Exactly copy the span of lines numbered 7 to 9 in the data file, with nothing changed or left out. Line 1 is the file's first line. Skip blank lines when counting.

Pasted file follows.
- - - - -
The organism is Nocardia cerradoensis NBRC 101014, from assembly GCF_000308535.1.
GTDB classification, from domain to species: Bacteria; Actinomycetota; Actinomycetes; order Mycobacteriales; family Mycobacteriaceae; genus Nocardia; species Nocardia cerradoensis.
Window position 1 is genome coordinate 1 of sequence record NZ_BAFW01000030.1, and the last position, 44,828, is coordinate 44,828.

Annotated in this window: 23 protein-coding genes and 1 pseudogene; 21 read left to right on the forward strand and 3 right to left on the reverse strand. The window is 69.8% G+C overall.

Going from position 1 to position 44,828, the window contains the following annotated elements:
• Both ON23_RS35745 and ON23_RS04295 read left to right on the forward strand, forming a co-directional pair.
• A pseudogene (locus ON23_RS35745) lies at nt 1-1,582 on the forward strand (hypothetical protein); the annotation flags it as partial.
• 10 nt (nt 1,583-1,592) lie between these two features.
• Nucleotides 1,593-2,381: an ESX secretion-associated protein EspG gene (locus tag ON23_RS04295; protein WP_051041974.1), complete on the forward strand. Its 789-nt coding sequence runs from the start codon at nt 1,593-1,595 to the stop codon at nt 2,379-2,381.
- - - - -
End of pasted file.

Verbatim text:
• A pseudogene (locus ON23_RS35745) lies at nt 1-1,582 on the forward strand (hypothetical protein); the annotation flags it as partial.
• 10 nt (nt 1,583-1,592) lie between these two features.
• Nucleotides 1,593-2,381: an ESX secretion-associated protein EspG gene (locus tag ON23_RS04295; protein WP_051041974.1), complete on the forward strand. Its 789-nt coding sequence runs from the start codon at nt 1,593-1,595 to the stop codon at nt 2,379-2,381.